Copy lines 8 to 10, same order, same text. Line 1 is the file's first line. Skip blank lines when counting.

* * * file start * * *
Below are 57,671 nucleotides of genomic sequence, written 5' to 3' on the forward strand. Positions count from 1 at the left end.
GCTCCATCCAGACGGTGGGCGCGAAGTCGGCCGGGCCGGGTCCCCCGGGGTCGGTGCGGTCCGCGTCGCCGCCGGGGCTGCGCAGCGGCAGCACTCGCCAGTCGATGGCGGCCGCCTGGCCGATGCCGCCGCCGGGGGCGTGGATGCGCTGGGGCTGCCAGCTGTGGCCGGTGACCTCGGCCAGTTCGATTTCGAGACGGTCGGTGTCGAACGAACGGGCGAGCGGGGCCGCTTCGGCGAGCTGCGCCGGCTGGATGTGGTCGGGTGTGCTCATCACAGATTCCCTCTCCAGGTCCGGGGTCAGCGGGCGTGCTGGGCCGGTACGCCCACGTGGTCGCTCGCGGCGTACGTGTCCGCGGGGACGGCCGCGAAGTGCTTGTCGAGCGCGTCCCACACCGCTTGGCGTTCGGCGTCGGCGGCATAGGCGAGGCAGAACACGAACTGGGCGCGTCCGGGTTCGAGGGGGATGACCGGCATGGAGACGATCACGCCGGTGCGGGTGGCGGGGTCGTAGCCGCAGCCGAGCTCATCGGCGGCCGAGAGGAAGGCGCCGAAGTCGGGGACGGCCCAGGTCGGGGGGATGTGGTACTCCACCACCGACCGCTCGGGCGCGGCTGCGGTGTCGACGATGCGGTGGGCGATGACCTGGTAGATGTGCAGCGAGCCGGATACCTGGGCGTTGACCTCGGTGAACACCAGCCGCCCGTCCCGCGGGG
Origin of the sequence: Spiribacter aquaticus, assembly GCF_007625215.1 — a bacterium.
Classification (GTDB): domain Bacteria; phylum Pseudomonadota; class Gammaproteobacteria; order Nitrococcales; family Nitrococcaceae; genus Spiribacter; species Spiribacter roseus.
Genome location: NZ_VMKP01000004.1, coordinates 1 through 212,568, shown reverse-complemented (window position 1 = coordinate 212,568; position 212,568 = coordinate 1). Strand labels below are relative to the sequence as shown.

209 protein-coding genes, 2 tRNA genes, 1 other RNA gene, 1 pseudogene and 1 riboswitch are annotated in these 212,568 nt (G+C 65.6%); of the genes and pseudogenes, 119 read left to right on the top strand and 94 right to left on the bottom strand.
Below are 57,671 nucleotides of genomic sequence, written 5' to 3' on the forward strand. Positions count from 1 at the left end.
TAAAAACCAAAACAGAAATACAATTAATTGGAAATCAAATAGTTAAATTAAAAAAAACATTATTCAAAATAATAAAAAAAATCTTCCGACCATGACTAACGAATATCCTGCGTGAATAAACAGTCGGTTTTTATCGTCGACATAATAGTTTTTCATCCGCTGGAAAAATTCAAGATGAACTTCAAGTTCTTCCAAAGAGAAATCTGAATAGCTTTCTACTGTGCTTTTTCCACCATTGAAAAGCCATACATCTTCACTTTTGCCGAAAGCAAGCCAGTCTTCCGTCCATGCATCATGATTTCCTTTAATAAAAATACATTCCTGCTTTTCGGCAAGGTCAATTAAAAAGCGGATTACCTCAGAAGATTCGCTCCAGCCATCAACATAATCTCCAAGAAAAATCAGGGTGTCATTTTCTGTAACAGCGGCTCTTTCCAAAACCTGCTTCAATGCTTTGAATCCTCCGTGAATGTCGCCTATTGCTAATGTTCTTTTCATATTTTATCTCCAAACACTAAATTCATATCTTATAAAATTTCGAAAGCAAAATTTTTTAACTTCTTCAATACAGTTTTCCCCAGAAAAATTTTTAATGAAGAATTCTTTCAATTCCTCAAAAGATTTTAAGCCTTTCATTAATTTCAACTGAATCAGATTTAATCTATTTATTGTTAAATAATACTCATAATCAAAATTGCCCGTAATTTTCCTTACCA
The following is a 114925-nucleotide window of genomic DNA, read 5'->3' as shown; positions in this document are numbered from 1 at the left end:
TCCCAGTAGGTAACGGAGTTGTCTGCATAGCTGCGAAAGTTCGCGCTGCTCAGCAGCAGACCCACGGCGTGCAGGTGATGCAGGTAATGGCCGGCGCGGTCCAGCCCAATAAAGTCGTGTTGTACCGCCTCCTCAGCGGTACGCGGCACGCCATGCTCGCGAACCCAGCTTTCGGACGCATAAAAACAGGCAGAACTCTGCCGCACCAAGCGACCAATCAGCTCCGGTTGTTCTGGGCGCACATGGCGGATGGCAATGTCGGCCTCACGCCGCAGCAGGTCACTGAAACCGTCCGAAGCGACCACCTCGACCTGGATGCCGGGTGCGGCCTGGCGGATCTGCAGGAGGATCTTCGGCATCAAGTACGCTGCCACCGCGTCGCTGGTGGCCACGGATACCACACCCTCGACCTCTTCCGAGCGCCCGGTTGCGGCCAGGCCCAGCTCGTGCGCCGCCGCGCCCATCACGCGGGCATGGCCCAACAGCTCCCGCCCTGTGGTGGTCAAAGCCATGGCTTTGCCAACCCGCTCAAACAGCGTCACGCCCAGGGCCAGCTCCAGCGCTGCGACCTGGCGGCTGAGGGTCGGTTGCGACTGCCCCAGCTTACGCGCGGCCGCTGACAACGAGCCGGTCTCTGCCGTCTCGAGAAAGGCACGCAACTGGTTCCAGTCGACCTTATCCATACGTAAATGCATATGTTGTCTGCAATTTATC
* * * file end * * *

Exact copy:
TAAAAACCAAAACAGAAATACAATTAATTGGAAATCAAATAGTTAAATTAAAAAAAACATTATTCAAAATAATAAAAAAAATCTTCCGACCATGACTAACGAATATCCTGCGTGAATAAACAGTCGGTTTTTATCGTCGACATAATAGTTTTTCATCCGCTGGAAAAATTCAAGATGAACTTCAAGTTCTTCCAAAGAGAAATCTGAATAGCTTTCTACTGTGCTTTTTCCACCATTGAAAAGCCATACATCTTCACTTTTGCCGAAAGCAAGCCAGTCTTCCGTCCATGCATCATGATTTCCTTTAATAAAAATACATTCCTGCTTTTCGGCAAGGTCAATTAAAAAGCGGATTACCTCAGAAGATTCGCTCCAGCCATCAACATAATCTCCAAGAAAAATCAGGGTGTCATTTTCTGTAACAGCGGCTCTTTCCAAAACCTGCTTCAATGCTTTGAATCCTCCGTGAATGTCGCCTATTGCTAATGTTCTTTTCATATTTTATCTCCAAACACTAAATTCATATCTTATAAAATTTCGAAAGCAAAATTTTTTAACTTCTTCAATACAGTTTTCCCCAGAAAAATTTTTAATGAAGAATTCTTTCAATTCCTCAAAAGATTTTAAGCCTTTCATTAATTTCAACTGAATCAGATTTAATCTATTTATTGTTAAATAATACTCATAATCAAAATTGCCCGTAATTTTCCTTACCA
The following is a 114925-nucleotide window of genomic DNA, read 5'->3' as shown; positions in this document are numbered from 1 at the left end:
TCCCAGTAGGTAACGGAGTTGTCTGCATAGCTGCGAAAGTTCGCGCTGCTCAGCAGCAGACCCACGGCGTGCAGGTGATGCAGGTAATGGCCGGCGCGGTCCAGCCCAATAAAGTCGTGTTGTACCGCCTCCTCAGCGGTACGCGGCACGCCATGCTCGCGAACCCAGCTTTCGGACGCATAAAAACAGGCAGAACTCTGCCGCACCAAGCGACCAATCAGCTCCGGTTGTTCTGGGCGCACATGGCGGATGGCAATGTCGGCCTCACGCCGCAGCAGGTCACTGAAACCGTCCGAAGCGACCACCTCGACCTGGATGCCGGGTGCGGCCTGGCGGATCTGCAGGAGGATCTTCGGCATCAAGTACGCTGCCACCGCGTCGCTGGTGGCCACGGATACCACACCCTCGACCTCTTCCGAGCGCCCGGTTGCGGCCAGGCCCAGCTCGTGCGCCGCCGCGCCCATCACGCGGGCATGGCCCAACAGCTCCCGCCCTGTGGTGGTCAAAGCCATGGCTTTGCCAACCCGCTCAAACAGCGTCACGCCCAGGGCCAGCTCCAGCGCTGCGACCTGGCGGCTGAGGGTCGGTTGCGACTGCCCCAGCTTACGCGCGGCCGCTGACAACGAGCCGGTCTCTGCCGTCTCGAGAAAGGCACGCAACTGGTTCCAGTCGACCTTATCCATACGTAAATGCATATGTTGTCTGCAATTTATC